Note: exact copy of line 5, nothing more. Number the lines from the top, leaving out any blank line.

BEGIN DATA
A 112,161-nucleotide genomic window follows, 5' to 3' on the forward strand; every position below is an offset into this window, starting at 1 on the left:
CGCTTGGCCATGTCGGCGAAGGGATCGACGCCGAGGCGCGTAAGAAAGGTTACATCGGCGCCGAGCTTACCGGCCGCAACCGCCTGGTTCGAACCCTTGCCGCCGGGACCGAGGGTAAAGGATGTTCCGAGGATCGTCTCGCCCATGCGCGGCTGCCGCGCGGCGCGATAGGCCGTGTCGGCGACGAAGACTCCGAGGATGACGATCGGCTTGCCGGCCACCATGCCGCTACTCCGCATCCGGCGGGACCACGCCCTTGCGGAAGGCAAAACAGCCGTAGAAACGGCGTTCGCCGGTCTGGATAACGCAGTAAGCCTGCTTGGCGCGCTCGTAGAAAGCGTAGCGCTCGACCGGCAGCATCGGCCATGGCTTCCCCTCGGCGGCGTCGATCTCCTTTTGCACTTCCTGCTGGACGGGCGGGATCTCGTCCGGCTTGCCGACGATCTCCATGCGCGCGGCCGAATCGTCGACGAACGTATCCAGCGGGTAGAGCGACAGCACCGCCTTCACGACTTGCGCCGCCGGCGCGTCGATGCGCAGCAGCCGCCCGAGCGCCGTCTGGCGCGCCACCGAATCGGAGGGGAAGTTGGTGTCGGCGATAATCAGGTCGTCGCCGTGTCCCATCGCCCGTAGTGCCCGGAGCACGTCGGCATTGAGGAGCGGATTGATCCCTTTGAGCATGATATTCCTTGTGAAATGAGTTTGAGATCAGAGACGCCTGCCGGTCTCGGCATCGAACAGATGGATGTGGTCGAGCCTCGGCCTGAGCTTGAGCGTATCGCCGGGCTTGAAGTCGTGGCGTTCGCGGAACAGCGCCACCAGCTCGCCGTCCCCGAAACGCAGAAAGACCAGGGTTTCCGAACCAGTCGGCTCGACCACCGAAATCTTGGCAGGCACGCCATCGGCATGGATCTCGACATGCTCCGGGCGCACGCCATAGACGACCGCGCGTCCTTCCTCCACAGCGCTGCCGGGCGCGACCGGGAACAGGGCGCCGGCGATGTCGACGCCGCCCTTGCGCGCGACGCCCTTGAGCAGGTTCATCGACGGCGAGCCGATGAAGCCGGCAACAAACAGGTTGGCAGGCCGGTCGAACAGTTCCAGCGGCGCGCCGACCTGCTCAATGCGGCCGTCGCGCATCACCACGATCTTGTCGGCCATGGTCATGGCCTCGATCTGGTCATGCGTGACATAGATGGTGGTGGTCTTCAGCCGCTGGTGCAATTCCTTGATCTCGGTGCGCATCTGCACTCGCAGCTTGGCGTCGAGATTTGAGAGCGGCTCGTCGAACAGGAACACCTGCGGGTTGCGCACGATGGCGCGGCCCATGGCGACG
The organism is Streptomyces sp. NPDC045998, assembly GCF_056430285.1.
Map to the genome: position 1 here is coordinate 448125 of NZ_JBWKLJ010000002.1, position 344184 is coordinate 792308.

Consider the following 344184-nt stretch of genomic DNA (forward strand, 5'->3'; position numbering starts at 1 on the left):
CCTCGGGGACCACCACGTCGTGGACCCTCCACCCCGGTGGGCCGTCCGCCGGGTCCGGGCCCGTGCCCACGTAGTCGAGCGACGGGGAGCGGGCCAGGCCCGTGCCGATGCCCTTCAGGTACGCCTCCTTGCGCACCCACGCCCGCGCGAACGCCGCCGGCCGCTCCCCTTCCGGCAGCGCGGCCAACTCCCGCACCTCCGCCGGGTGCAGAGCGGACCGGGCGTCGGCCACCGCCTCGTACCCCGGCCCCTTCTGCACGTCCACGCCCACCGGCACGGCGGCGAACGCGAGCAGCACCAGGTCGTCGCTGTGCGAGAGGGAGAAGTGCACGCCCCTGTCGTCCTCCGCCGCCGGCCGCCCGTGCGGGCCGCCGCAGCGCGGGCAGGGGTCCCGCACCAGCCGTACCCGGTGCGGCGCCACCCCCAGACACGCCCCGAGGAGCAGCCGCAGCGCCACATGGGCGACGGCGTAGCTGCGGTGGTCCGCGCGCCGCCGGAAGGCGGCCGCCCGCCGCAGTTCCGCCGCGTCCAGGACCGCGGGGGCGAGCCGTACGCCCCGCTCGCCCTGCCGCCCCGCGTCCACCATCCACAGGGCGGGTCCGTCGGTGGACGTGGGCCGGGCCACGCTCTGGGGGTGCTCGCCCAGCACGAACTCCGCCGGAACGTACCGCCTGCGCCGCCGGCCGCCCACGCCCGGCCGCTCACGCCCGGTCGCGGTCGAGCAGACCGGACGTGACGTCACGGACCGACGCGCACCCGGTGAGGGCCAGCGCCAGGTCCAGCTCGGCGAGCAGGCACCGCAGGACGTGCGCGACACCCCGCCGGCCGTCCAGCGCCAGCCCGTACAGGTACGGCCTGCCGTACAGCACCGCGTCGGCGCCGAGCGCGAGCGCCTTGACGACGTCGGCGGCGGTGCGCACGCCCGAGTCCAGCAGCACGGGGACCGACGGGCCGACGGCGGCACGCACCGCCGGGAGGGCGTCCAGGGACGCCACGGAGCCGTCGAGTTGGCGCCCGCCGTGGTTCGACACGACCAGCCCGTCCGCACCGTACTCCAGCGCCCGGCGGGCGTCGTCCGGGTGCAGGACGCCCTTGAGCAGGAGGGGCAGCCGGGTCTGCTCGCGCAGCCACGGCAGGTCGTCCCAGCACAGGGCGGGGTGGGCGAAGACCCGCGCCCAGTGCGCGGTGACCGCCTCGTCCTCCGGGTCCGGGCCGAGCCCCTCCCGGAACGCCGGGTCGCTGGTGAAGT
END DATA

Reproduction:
Consider the following 344184-nt stretch of genomic DNA (forward strand, 5'->3'; position numbering starts at 1 on the left):